INCO’s Huntington plant soon grew into one of the area’s largest employers. Although the Great Depression began only a few years after the facility was opened, the growing number of industrial uses for nickel allowed INCO to suffer only a brief decline in business. During the disastrous flood of 1937, in which the Ohio River reached a depth of nearly seventy feet at Huntington, the nickel plant was forced to close down for six weeks. Following the outbreak of World War Two a few years later, the facility mobilized to support the war effort, including the top-secret production of materials vital to the Manhattan Project, the effort that developed the atomic bomb. As part of the project, INCO workers melted down nickel and separated uranium from the liquidized metal. They then transferred the extracted uranium to enrichment plants that would separate the uranium-235 needed for atomic bombs from the unusable uranium-238. At this time, while most civil works projects had been paused, construction of the Guyandotte floodwall continued because it was deemed essential to protect the nickel plant.
In the booming postwar economy, new uses for nickel proliferated, with applications in stainless steel, home appliances, automobiles, jet engines, and atomic power plants. With the outbreak of the Korean War, however, INCO faced a growing nickel shortage as the U.S. government added nickel to its list of stockpiled metals critical to national defense. This nickel shortage caused nickel prices to rise and prompted new competitors to enter the nickel market. Despite these setbacks, INCO’s researchers continued to develop new uses for nickel, including in the emerging electronics and aerospace sectors. The nickel market was boosted again by the Vietnam War, in which much of the military’s sophisticated weaponry required nickel-hardened steel. During the early 1970s, however, Inco’s stock fell dramatically following workers’ strikes and the recession of 1971. Through the 1970s and into the next twenty years, INCO’s debt became less and less manageable as interest rates peaked and environmental issues became a more expensive concern.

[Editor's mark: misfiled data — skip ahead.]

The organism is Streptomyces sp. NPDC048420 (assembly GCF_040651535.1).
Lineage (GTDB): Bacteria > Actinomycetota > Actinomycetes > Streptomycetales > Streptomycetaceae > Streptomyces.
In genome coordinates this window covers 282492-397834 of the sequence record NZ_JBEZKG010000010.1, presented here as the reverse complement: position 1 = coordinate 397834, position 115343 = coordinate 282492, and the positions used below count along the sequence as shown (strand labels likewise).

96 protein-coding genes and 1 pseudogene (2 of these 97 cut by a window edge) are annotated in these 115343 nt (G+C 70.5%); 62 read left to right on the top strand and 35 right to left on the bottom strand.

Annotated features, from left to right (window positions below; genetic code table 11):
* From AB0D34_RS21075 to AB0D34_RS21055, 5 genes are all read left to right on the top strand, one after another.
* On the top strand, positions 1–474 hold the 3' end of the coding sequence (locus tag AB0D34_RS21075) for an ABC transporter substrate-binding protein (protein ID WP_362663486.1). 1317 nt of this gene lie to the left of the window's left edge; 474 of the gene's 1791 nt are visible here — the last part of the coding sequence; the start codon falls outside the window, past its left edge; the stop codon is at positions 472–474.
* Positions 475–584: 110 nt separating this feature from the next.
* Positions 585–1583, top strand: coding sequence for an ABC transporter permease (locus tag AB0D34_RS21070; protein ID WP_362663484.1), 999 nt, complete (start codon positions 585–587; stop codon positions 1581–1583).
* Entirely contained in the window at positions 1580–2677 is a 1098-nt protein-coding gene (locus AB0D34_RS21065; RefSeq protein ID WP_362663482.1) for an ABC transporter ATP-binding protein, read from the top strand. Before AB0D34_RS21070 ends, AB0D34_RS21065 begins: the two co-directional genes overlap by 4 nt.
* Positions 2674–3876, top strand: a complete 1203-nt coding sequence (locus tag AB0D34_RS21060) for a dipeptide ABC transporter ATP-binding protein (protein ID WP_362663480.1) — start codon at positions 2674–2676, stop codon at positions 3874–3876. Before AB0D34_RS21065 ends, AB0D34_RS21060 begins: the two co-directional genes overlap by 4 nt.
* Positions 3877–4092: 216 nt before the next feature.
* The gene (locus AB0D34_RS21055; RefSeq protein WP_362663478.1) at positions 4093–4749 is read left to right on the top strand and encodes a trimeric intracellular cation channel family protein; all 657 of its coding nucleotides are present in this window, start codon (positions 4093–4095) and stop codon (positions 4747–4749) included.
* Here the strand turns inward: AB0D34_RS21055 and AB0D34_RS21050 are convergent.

In late 1998, the Special Metals Corporation group of companies was created when Special Metals Corporation of New Hartford, New York acquired INCO, including its Huntington Alloys and Wiggin Alloys locations. In May 2006, Special Metals became a wholly-owned subsidiary of Precision Castparts Corporation, a manufacturer of complex metal components and products. Through these changes, the Huntington nickel plant remained in operation as always. Today, the 130-acre site contains fully integrated production facilities, research and development laboratories, and administrative offices. The plant has seen a series of employee layoffs in recent years, based on declining operational needs. As of 2020, it employs about 850 workers.
In recent years, the nickel plant has drawn attention for its role in the United States’ nuclear program. In 1951, the Atomic Energy Commission authorized the construction of the Huntington Pilot Plant/Reduction Pilot Plant on the Huntington Alloys campus. The facility processed materials, notably nickel powder, that it sent to the Paducah and Portsmouth gaseous diffusion plants, and also recycled and reprocessed barrier materials that had been exposed to radiation at the diffusion plants. The plant was shut down in the early 1960s, but it sat in “cold standby” until 1978 when it was demolished. The plant’s existence was classified for many years, but information about its operation and demolition has been released through a Freedom of Information Act request. Although the level of enriched uranium present at the site continues to be disputed, its former employees are eligible to receive compensation for cancer or other diseases they developed due to exposure to radiation at the Pilot Plant.